Browse reviews

FringeReview UK 2018

The Gulf

The Actors Centre in Association with Samuel French Ltd

Genre: Drama, International, LBGT Theatre, New Writing, Short Plays, Theatre

Venue: Tristan Bates Theatre

Festival:


Low Down

In Audrey Cefaly’s extended version of her one-act award-winning The Gulf, itself garnering more prizes, the Tristan Bates’ Theatre hosts Matthew Gould’s finely-tuned direction, where he co-devises the set with smokily atmospheric lighting designer Mitchell Reeve, fogged about in Will Thompson’s discrete sound. Terry Besson deserves credit for accent coaching.

Review

There’s slow moments; then there’s contemporary American theatre. If you’ve seen Annie Baker’s superb The Flick or recently John, both at the NT Dorfman; or Richard Nelson’s Apple Family and Gabriel Trilogy cycles you’ll know what to expect. It’s different to the related but pacier work of Nelson protégée Amy Herzog for example (Belleville, lately at the Donmar).

 

The Gulf is from this stable, extended from a one-act play to ninety minutes, both versions garnering a string of prizes and nominations. It comes with added silence – something dramatist Audrey Cefaly’s loud about. Here there’s a smaller canvas, a real boat not under canvas but eventually under stars in Tristan Bates’ Theatre abutting a jetty like small wall – we’ll get to those. And Louisa Lytton’s Kendra coining silence and fishing rods to Anna Acton’s Betty in Matthew Gould’s finely-tuned direction, where he co-devises the set with smokily atmospheric lighting designer Mitchell Reeve, fogged about in Will Thompson’s discrete sound.

 

It’s not just inset silence. It continues into the unsettling start where the audience aren’t entirely sure when to settle. Many will revel in such microscopic naturalism, pauses, a leisurely hypnotic unfolding. Both The Flick and John lasted three hours. The Gabriel Trilogy kept an audience rapt between 11.00 and 22.00 with intervals at the Attenborough Centre in last year’s Brighton Festival. Many had seen The Apple Family and wanted more.

 

Here dialogue or monologue is initially all Acton’s Betty. Her co-dependency requires everything from perpetual small talk to consulting a self-help manual on their future jobs; her perpetual attention-grabbing and disempowers this relationship in crisis. Kendra wants to fish and indeed catches a small fish in a fishless river; which they net and let go.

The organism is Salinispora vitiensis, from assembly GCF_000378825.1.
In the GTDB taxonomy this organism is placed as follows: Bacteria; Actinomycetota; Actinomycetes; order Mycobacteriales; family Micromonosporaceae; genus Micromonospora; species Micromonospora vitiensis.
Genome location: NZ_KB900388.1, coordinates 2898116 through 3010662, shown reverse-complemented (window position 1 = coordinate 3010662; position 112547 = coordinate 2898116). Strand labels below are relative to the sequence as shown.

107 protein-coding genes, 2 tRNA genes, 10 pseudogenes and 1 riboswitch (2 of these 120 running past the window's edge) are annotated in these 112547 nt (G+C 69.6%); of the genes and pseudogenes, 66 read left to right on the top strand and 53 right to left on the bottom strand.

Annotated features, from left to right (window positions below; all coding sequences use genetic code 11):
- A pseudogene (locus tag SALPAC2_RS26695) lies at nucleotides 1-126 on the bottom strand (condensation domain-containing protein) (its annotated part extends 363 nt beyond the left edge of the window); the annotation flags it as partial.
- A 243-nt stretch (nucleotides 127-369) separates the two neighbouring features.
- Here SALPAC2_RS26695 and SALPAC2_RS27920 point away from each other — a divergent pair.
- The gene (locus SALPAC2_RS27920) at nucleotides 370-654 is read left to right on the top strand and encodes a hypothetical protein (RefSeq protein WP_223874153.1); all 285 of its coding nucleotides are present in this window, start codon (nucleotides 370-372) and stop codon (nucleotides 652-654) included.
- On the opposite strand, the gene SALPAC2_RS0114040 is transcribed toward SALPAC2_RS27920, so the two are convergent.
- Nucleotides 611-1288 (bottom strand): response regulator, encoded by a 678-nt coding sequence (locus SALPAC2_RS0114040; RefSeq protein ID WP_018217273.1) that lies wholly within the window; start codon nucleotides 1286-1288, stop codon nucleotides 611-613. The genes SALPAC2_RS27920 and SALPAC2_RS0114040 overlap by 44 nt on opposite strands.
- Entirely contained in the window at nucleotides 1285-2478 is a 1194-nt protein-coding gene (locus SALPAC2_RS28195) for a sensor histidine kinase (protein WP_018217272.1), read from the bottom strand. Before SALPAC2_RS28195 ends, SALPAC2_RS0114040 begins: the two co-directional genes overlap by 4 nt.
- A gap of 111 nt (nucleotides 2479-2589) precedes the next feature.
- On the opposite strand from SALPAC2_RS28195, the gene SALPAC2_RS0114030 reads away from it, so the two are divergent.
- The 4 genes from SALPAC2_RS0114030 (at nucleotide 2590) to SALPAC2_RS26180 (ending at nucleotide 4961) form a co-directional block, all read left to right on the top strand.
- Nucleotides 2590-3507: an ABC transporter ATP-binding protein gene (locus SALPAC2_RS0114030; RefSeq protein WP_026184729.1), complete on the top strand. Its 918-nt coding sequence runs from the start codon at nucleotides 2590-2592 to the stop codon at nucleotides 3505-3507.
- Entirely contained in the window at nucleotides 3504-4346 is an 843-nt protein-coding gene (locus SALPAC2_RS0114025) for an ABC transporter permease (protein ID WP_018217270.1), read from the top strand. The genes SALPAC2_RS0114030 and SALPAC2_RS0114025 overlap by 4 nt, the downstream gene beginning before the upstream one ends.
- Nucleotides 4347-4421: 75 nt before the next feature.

Both Acton and Lytton’s Kendra pitch their drawling South accents like fingers in water, with the lurking dangers of crocodiles (we hear a splash late on). Terry Besson deserves credit for accent coaching. Kendra’s the beautiful (as Betty says) taciturn practical one, who strips down the motor when it emblematically snarls up in weeds. ‘Prison officer’ suggests Betty helpfully, adding that no-one one of course dreams of being a prison officer. There’s talk of a woman with fifteen cats who earlier on had a more colourful sexual history. Betty’s own sexual need for Kendra is as palpable as it’s clearly irritating to Kendra, who nevertheless is reluctantly in love with Betty.

 

The crisis emerges paradoxically through Betty’s amorous co-dependence and revelations about never being able to be alone. Cefaly’s drawn Betty’s socially aspirational gaucheness with affection. Betty’s a comic lexicon of shibboleths and wilful misunderstandings over faddy food and fashionable terms. She’s currently a waitress who aspires to be a librarian but swallowed her dictionary the wrong way. Kendra’s language, lapidary and assured, is in its Sam Shepard minimalism brutally apt, defensively refusing middle class blandishments. Beyond this though lies the loss of a father whom Kendra uneasily imitates. At least she had one Betty reflects. Cefaly’s psychology is subtle and unprescriptive.

 

There’s a wall, and the Mexican wall joke rears up as part of the post-Trump rewrite garnering a rare laugh from the audience who by the end were rapturous in their appreciation of a play that pulls down walls for those prepared to see them.

 

Gould’s team have made this as authentic as some of U. S. casts who travelled over from The New York Public Theater for the Nelson plays. There’ll always be some who don’t get this kind of theatre, but there’s an increasing appetite for and understanding of it. When you do, like Kendra’s Betty, you’ll be hooked.

Published